Education Justice: Why Prison Classrooms Matter

Tuesday, November 10, 2020

Education Justice: Why Prison Classrooms Matter || Radcliffe Institute

"What college does, it helps us learn about the nation," said Rodney Spivey-Jones, a 2017 Bard College graduate currently incarcerated at Fishkill Correctional Facility in New York, in the docuseries College behind Bars. "It helps us become civic beings. It helps us understand that we have an interest in our community, that our community is a part of us and we are a part of it."

The Bard Prison Initiative and programs at other institutions of higher learning across the country have brought together teachers and learners in incarcerated spaces for years. This panel gathers faculty members, administrators, and students who have participated in such programs to discuss the critical importance of prison education and the pivotal role colleges and universities play in expanding the power of education beyond their campus.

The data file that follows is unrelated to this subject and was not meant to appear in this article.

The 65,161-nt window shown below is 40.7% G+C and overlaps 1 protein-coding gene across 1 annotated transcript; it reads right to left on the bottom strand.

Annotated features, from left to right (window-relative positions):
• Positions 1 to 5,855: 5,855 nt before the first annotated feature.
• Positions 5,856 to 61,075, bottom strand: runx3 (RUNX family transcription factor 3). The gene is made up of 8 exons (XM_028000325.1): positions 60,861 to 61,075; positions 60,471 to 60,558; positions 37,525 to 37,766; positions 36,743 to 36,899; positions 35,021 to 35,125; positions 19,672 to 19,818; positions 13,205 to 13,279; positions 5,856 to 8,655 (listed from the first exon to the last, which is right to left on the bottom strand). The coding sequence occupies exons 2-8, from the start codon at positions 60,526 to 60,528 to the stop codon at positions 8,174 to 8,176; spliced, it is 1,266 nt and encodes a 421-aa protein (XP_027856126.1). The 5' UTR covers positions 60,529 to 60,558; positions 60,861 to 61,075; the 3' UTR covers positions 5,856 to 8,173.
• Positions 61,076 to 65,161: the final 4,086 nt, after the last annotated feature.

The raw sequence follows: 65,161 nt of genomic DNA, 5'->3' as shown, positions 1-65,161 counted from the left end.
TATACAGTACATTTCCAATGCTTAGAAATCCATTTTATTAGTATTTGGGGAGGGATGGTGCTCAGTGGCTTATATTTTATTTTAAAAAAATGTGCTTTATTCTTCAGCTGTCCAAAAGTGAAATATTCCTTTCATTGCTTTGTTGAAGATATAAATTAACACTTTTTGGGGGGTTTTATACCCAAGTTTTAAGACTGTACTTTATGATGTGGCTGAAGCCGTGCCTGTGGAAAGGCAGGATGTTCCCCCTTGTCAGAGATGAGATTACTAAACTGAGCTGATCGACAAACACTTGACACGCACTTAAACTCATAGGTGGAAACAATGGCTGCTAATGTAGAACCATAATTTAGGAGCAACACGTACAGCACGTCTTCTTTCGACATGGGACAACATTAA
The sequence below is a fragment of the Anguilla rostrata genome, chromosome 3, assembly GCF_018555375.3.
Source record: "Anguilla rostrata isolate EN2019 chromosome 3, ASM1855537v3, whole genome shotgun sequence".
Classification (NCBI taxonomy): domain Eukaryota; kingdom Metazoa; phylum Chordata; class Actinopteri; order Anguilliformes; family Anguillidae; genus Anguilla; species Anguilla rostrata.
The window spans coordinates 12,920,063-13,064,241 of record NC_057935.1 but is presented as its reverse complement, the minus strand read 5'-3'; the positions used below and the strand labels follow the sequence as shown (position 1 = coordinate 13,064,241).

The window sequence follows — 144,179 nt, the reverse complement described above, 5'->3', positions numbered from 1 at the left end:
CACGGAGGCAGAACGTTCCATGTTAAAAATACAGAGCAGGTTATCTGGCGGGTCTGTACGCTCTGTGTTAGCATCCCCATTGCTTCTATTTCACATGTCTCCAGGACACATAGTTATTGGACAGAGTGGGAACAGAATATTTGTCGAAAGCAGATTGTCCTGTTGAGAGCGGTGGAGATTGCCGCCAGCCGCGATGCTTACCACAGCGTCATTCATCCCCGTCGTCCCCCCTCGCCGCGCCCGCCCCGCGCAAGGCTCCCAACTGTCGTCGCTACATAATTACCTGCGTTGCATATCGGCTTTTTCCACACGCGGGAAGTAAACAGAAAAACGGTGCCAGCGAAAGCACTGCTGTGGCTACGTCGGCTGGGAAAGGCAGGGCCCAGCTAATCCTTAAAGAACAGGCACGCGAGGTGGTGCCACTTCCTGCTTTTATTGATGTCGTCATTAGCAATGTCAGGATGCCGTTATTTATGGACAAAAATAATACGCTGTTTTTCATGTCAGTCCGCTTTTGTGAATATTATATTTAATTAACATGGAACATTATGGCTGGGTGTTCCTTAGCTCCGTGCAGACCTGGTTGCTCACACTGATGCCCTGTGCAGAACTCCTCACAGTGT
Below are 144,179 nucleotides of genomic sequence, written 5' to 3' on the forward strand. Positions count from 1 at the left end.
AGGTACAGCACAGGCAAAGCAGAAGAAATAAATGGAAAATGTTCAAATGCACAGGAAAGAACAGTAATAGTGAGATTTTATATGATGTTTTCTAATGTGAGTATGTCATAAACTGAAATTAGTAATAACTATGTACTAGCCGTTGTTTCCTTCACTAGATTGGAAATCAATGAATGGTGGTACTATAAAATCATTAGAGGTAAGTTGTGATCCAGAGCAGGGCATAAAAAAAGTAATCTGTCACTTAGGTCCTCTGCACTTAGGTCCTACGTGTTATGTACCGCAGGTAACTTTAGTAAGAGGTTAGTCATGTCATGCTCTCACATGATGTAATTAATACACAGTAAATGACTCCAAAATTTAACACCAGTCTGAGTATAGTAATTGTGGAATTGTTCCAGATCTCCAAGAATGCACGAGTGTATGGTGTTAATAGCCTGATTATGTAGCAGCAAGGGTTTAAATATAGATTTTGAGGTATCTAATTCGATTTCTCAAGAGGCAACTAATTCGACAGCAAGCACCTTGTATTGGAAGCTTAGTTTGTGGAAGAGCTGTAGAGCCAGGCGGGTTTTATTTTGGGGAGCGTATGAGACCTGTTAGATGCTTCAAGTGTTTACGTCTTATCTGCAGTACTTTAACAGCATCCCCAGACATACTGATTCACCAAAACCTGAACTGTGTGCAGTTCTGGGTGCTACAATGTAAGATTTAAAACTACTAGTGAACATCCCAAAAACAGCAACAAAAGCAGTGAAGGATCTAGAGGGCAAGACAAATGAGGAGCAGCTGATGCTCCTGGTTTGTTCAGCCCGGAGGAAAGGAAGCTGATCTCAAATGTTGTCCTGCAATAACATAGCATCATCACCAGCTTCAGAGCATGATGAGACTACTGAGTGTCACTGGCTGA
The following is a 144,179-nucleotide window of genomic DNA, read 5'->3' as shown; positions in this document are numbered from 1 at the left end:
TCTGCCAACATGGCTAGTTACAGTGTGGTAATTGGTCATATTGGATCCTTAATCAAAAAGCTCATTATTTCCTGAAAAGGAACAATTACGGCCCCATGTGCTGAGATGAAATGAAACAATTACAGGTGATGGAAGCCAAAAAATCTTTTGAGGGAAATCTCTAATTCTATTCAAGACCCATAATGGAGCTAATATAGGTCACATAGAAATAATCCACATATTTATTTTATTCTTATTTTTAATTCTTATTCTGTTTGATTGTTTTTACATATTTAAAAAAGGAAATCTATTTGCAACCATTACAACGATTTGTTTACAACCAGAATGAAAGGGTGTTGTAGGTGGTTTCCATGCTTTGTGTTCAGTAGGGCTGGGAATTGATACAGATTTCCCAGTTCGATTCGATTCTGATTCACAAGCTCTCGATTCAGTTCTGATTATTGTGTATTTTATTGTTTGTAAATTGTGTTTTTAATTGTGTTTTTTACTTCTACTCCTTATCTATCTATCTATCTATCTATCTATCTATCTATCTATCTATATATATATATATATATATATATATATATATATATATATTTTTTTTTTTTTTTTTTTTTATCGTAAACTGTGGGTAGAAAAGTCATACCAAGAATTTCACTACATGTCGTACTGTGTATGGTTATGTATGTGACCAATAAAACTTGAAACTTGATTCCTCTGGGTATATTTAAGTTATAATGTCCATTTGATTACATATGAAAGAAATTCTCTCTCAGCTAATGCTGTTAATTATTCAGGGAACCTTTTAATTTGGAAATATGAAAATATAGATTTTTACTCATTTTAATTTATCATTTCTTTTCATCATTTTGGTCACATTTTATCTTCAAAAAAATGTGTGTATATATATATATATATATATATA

Dyjuan Tatro (8:49), government affairs associate, Bard Prison Initiative

Zelda Roland (12:22), founding director, Yale Prison Education Initiative at Dwight Hall at Yale

Max Kenner (17:41), founder and executive director, Bard Prison Initiative

Craig Steven Wilder (22:22), Barton L. Weller Professor of History, Massachusetts Institute of Technology

Lynette Nicole Tannis (5:04), adjunct lecturer on education, Harvard Graduate School of Education; author, Educating Incarcerated Youth: Exploring the Impact of Relationships, Expectations, Resources and Accountability (Palgrave Macmillan, 2014)